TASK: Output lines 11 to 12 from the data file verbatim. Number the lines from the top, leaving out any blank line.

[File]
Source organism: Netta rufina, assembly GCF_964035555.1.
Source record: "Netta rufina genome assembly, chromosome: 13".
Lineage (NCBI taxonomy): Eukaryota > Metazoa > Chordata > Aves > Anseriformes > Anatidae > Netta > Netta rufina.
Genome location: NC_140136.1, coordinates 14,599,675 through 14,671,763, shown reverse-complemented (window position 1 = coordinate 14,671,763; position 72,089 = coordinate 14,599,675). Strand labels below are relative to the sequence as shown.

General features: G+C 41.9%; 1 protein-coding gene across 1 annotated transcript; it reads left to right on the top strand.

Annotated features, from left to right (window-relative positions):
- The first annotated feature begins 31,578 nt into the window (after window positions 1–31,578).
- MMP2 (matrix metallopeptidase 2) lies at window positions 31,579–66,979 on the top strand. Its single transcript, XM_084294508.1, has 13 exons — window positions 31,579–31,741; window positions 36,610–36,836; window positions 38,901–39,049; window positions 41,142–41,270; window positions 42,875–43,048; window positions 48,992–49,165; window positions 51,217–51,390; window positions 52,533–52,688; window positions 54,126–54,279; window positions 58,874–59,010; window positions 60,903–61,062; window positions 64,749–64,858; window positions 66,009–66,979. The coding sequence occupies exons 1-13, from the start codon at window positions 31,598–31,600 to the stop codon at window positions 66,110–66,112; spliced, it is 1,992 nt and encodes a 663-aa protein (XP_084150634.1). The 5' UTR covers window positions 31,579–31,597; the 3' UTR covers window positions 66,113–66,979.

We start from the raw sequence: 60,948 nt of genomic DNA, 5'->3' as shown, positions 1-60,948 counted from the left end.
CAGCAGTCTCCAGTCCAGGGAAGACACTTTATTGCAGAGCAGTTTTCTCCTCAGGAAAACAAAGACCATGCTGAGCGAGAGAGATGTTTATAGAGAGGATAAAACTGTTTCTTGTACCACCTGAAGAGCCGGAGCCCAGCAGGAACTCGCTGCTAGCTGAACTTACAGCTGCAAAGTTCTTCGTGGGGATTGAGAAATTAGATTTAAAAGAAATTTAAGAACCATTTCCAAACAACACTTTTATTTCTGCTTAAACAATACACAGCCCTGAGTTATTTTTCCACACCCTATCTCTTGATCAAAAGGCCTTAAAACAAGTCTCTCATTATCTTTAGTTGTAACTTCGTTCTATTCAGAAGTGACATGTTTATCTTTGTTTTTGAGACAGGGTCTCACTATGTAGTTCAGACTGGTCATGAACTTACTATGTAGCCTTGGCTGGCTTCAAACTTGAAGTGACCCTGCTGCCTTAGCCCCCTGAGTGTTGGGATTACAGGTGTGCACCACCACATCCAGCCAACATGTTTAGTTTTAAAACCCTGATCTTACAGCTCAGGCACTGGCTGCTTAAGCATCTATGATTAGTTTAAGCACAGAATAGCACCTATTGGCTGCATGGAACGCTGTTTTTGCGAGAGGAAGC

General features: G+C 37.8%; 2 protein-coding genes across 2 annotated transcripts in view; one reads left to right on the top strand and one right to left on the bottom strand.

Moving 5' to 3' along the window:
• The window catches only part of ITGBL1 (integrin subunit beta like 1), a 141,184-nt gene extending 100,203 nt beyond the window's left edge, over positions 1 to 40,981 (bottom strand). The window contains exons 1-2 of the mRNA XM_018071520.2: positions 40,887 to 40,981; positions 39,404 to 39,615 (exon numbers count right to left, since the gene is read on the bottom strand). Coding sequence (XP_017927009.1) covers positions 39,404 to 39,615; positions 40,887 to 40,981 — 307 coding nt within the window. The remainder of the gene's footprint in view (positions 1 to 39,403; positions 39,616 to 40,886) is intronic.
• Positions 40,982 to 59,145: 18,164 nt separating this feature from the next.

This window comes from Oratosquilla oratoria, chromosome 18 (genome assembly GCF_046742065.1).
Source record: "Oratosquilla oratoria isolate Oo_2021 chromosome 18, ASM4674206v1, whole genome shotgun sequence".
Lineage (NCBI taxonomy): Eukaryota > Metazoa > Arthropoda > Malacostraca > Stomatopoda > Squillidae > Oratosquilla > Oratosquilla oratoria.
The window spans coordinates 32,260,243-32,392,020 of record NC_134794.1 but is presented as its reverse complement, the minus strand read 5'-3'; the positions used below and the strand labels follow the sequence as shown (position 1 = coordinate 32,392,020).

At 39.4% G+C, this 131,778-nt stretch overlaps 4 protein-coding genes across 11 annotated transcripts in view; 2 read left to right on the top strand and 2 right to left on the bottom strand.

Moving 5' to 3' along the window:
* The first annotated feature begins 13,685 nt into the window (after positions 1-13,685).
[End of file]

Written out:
General features: G+C 37.8%; 2 protein-coding genes across 2 annotated transcripts in view; one reads left to right on the top strand and one right to left on the bottom strand.

Moving 5' to 3' along the window: